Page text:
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WWF points finger at Australia for rapid decline in koala numbers

Leading environmental foundation WWF has pointed the finger at Australia for the rapid decline in koala numbers

WWF has pointed the finger at Australia for the rapid decline in koala numbers, and warns that the endangered, national animal could disappear from the wild by 2050.

Koalas are on track to facing extinction in NSW as early as 2050 based on current trends and expert knowledge. WWF reported that without a significant reduction in tree clearing, mitigation of climate change and expansion of protected areas, the species will die out.

WWF Australia CEO, Dermot O’Gorman, said: “It is a wakeup call for our east coast to appear alongside notorious forest deforestation hotspots such as the Amazon, Congo Basin, Sumatra and Borneo. The plight of koalas is matched by alarming declines for many other uniquely Australian species who are losing their forest homes.

“The NSW government needs to urgently reverse its recent axing of laws that has led to a tripling of koala habitat destruction in north-west New South Wales.”

The NSW government found that 99 per cent of koala habitats on private land would be put at risk of destruction by the 2017 repeal of the Native Vegetation Act, and that tree clearing would increase by 45 per cent state-wide as a result.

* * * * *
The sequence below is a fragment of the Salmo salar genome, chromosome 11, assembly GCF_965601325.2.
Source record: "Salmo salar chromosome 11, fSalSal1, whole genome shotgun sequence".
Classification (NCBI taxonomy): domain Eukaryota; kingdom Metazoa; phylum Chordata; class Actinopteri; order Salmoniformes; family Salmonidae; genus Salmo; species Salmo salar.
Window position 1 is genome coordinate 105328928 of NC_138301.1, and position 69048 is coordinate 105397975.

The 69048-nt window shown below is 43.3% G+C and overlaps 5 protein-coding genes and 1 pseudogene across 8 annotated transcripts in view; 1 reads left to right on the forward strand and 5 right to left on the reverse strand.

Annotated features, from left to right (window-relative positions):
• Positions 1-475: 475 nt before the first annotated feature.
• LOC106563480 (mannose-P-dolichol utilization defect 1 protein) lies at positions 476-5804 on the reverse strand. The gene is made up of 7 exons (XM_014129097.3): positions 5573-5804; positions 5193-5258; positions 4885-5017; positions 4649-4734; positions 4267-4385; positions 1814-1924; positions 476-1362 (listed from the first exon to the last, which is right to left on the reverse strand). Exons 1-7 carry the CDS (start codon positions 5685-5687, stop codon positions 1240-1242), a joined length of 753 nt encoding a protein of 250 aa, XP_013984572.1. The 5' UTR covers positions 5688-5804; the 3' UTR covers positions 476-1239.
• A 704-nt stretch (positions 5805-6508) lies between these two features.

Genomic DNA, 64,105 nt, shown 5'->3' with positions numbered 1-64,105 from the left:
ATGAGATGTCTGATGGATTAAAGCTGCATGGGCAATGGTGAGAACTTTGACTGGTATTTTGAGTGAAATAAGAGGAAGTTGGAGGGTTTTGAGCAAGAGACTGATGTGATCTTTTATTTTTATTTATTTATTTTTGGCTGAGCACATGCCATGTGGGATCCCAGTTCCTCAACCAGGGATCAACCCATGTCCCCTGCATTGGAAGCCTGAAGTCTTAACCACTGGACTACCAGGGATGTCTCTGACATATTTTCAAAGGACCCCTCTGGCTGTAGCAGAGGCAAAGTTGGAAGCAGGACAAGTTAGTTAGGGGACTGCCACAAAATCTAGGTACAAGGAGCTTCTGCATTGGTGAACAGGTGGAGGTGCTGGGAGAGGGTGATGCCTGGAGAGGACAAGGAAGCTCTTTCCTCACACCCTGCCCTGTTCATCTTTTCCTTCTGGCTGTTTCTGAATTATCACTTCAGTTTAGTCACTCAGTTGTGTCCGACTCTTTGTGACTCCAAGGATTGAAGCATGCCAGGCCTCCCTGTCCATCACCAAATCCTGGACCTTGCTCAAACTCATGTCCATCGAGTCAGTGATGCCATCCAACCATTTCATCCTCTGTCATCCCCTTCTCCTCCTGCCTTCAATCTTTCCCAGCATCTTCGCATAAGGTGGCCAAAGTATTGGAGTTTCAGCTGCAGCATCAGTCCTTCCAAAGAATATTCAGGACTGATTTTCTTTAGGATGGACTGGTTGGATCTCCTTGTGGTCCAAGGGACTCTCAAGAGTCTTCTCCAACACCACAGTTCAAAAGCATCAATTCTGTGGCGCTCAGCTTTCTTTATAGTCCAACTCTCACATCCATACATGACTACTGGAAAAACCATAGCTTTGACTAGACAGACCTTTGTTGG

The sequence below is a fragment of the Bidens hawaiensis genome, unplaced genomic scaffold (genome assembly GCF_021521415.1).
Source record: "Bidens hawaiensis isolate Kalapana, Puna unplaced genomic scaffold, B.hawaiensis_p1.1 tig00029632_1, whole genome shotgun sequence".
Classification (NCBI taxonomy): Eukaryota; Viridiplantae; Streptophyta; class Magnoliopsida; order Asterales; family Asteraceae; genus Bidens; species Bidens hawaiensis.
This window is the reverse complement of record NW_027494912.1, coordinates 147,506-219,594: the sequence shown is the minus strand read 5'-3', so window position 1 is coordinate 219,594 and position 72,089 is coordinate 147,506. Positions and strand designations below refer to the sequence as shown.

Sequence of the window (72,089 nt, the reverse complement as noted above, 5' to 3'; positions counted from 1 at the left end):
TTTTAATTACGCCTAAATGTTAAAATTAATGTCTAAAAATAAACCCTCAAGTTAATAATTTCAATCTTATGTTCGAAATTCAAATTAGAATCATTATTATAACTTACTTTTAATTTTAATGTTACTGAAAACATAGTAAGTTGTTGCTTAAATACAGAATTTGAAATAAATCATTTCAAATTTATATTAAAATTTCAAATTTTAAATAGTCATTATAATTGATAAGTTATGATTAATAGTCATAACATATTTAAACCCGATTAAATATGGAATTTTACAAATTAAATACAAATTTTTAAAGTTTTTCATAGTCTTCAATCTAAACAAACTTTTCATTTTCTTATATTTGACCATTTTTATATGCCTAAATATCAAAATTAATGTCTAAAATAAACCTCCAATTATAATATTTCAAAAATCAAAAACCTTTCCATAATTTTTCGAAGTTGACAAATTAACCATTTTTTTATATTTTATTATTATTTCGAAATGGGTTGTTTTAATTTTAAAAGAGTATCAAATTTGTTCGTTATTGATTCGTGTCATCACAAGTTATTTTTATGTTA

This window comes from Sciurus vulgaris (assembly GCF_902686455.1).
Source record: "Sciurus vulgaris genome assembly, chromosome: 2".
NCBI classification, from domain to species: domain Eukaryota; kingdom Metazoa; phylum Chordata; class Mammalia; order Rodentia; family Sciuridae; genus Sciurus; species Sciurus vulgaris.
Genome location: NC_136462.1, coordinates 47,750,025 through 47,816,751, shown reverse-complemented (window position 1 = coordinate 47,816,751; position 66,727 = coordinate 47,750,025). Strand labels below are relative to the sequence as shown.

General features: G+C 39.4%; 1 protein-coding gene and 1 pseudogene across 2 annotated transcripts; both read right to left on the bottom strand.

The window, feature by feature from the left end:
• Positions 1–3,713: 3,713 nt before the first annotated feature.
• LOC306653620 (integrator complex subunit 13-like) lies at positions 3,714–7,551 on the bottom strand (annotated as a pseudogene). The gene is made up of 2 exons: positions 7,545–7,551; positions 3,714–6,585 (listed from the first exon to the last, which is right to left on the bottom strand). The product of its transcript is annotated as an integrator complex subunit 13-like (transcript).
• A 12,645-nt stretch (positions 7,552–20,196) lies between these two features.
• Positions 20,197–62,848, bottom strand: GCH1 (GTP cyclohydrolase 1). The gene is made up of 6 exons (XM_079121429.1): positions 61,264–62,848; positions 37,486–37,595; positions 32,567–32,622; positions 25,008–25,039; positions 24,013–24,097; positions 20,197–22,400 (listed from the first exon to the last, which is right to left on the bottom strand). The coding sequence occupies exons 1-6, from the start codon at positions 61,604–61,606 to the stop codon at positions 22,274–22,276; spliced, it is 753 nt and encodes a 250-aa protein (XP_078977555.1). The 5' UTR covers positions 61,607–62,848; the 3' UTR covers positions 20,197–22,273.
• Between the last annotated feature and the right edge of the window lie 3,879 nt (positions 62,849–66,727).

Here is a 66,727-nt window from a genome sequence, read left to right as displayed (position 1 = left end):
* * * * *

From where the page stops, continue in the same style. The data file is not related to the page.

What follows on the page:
Koala habitat destruction has more than doubled around north central NSW following the repeal of the Native Vegetation Act, suggesting higher rates of population decline than estimated for a period within which stronger controls over NSW tree clearing was enacted.

Climatic and disease threats, and to some extent degradation effects, operate even over protected areas, meaning that even protected subpopulations may also be sent into decline, despite being free of the risk of direct habitat destruction.

This comes as WWF releases the Living Planet Report 2018, which found that global populations of vertebrate species have declined in size by an average of 60 per cent. The biggest drivers of biodiversity loss are overharvest of wild populations and destruction of habitats for agriculture, both linked to continually increasing human consumption.

Director General of WWF International, Marco Lambertini, said: “Nature has been silently sustaining and powering our societies and economies for centuries, and continues to do so today. In return, the world has continued to take nature and its services for granted.”

WWF is calling for the global community to unite for a global deal for nature and people to reserve the trend of biodiversity life – and save the lives of koalas.

“We need to urgently rethink how we use and value nature – culturally, economically and on our political agendas,” Lambertini said. “We need to think of nature as beautiful and inspiration, but also as indispensable. We – and the planet – need a new global deal for nature and people now.”

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